Latest National and International Headlines

It is rare, if not unheard of, for former intelligence experts to weigh in against the government in a major national security case. But the Trump travel ban, to be argued Wednesday in the U.S. Supreme Court, has produced an astounding and bipartisan coalition of intelligence and national security heavyweights who are urging the court to strike down the ban.

There already have been more than a dozen reasons U.S. consumers can use to avoid paying the penalty for not having health insurance. Now the federal government has added four more.

These "hardship exemptions" let people off the hook if they can't find a marketplace plan that meets not only their coverage needs but also reflects their view if they are opposed to abortion.

Volkswagen is trying yet again to turn the page after its emissions cheating scandal — leaving diesel behind in favor of electric cars.

The major shift comes as the German automaker — the world's largest in term of cars sold — has a new leader in Herbert Diess.

Iran's Foreign Minister Mohammad Javad Zarif tells NPR that renegotiating the 2015 nuclear deal between his country and six world powers would be opening a "Pandora's box" that risks damaging U.S. credibility in future international talks.

Jurors in Arizona found U.S. Border Patrol agent Lonnie Swartz not guilty of second-degree murder in a fatal through-the-fence shooting of a teenager from Mexico, but they deadlocked on a lesser charge of manslaughter.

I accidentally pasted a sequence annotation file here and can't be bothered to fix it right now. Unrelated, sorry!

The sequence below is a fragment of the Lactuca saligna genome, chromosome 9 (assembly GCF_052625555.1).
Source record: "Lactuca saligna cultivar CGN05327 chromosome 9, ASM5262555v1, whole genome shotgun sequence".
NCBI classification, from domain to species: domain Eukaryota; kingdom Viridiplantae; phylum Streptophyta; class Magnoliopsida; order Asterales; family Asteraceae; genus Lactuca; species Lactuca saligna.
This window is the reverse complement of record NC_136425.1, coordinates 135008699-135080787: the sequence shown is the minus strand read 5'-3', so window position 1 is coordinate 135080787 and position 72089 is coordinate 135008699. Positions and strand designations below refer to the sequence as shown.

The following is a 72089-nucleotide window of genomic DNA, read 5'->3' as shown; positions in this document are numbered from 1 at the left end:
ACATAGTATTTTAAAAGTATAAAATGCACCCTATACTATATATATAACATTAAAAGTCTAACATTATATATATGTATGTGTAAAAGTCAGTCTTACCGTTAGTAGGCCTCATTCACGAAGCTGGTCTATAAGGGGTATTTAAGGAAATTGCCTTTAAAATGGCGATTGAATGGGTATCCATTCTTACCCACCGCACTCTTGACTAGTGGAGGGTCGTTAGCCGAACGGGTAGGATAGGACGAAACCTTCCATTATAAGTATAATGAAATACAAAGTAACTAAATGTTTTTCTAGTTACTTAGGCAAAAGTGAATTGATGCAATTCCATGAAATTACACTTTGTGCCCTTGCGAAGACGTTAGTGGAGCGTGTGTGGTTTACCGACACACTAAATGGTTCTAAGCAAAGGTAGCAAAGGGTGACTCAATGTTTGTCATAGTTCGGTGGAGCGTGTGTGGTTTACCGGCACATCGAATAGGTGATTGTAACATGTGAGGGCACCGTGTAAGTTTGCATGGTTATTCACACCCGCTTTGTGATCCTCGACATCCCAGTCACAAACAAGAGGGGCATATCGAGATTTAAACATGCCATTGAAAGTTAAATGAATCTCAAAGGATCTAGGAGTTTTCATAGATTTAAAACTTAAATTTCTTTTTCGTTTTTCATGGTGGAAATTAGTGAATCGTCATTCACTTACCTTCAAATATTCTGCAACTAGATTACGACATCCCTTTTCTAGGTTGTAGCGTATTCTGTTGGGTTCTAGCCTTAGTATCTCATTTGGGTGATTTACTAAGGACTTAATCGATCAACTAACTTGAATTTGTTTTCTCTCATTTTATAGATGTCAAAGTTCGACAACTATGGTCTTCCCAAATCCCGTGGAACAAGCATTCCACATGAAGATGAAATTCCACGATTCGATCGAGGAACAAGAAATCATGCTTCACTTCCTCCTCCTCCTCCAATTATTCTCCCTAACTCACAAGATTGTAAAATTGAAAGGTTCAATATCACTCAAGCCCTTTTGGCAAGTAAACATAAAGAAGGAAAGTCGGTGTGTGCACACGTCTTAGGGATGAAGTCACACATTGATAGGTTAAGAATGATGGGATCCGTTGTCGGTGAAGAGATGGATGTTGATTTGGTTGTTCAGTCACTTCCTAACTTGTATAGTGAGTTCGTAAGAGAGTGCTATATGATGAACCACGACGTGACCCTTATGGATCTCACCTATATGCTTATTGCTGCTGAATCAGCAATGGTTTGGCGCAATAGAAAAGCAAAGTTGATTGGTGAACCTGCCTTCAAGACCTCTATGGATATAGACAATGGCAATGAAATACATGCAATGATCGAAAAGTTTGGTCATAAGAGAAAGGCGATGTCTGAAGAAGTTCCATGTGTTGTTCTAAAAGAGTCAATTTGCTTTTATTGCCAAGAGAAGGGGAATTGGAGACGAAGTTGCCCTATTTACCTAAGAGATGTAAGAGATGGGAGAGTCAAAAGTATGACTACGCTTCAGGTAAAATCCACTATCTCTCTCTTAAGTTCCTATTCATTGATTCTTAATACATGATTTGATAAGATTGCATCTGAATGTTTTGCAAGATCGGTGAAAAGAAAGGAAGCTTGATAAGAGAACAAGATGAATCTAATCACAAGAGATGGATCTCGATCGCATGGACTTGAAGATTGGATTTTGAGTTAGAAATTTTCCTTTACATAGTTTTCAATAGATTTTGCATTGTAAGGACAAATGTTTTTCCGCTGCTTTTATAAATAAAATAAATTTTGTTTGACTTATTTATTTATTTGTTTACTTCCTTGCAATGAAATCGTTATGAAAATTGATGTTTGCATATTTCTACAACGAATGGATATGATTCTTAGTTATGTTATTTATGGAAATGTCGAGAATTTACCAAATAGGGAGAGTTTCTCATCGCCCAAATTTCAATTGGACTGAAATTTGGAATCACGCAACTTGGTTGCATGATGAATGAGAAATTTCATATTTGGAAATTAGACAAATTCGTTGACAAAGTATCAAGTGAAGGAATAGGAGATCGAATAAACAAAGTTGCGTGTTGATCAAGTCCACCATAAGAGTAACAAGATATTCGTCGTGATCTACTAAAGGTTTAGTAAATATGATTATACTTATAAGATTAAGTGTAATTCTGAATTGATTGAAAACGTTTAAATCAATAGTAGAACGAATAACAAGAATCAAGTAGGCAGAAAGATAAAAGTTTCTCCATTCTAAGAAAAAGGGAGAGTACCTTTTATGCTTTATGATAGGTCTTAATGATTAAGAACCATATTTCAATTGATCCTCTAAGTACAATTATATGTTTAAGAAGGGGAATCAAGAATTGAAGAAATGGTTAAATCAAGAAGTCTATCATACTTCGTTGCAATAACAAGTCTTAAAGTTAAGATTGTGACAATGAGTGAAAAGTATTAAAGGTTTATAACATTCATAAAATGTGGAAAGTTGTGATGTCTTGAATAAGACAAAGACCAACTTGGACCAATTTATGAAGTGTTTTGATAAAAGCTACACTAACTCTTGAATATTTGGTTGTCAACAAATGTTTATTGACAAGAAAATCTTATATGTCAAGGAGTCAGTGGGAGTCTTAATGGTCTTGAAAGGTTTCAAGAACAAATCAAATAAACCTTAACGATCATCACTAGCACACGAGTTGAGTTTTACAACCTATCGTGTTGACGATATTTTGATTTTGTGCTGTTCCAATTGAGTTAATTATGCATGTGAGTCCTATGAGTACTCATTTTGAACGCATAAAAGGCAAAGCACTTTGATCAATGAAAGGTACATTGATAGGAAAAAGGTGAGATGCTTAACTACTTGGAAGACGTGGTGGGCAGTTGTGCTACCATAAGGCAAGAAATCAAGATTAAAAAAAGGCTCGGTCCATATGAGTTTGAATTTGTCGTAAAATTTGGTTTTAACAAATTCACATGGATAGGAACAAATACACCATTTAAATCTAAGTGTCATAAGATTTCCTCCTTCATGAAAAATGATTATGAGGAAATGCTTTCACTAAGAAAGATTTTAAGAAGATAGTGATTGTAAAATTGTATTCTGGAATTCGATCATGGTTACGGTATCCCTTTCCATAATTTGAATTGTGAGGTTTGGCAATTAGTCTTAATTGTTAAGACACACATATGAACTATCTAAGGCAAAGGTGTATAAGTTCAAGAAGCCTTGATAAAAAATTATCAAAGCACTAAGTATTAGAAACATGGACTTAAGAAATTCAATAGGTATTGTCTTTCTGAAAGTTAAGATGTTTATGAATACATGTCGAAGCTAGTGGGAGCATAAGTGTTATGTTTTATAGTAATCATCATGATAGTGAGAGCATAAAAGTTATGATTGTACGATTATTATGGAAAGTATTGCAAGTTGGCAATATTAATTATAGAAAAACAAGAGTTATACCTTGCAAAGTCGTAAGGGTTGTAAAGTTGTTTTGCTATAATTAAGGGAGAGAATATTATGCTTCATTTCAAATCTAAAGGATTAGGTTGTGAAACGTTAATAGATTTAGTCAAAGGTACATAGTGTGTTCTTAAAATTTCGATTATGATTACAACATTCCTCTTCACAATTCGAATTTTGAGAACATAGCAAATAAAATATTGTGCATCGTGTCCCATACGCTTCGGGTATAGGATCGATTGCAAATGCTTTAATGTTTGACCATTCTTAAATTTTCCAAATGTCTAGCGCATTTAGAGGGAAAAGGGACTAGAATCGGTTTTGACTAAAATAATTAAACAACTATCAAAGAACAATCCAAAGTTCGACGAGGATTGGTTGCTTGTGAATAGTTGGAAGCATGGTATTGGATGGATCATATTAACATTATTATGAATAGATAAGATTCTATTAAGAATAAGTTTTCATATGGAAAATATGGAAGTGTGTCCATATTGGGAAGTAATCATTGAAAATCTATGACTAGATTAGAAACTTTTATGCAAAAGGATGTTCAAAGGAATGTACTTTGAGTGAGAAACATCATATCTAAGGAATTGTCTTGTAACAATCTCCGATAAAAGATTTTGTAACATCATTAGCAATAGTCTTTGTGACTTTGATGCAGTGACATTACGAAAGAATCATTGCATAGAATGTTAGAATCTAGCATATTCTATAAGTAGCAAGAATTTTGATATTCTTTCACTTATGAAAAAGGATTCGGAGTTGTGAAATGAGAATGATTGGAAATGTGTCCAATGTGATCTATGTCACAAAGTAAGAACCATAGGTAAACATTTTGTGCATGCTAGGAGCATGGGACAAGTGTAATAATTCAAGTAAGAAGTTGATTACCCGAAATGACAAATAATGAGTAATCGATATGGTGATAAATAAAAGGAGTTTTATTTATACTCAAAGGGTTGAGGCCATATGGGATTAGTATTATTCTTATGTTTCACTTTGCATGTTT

U.S. District Judge Raner Collins declared a mistrial, meaning that Swartz, 43, could be retried for the 2012 death of 16-year-old Antonio Elena Rodriguez of Nogales, Mexico, who was among a group throwing rocks at border agents during an attempt to smuggle drugs into the U.S.

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From San Francisco to Washington, D.C., e-scooters and dockless bikes have become the latest transportation trend to grip urban spaces — and local governments are struggling to keep up.

The concept is simple: Riders download an app, find and unlock a scooter or bike, and leave it when they're done. Many cost as little as $1, and fans of the services tout them as faster, easier, and greener ways to get where they're going.

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The day was June 4, 1924. A dark-haired girl, just 17 years old, was admitted to the Virginia State Colony for Epileptics and Feebleminded. She became colony inmate 1692. The superintendent of the colony examined her. He declared her healthy, free of syphilis, able to read, write, and keep herself tidy. And then he classified her as "feeble-minded of the lowest grade, moron class."

Former President George H.W. Bush, whose wife, Barbara, died just last week, has been admitted to a Houston hospital for an infection that has spread to his blood.

"He is responding to treatments and appears to be recovering," Bush family spokesman Jim McGrath said in a statement. "We will issue additional updates as events warrant."

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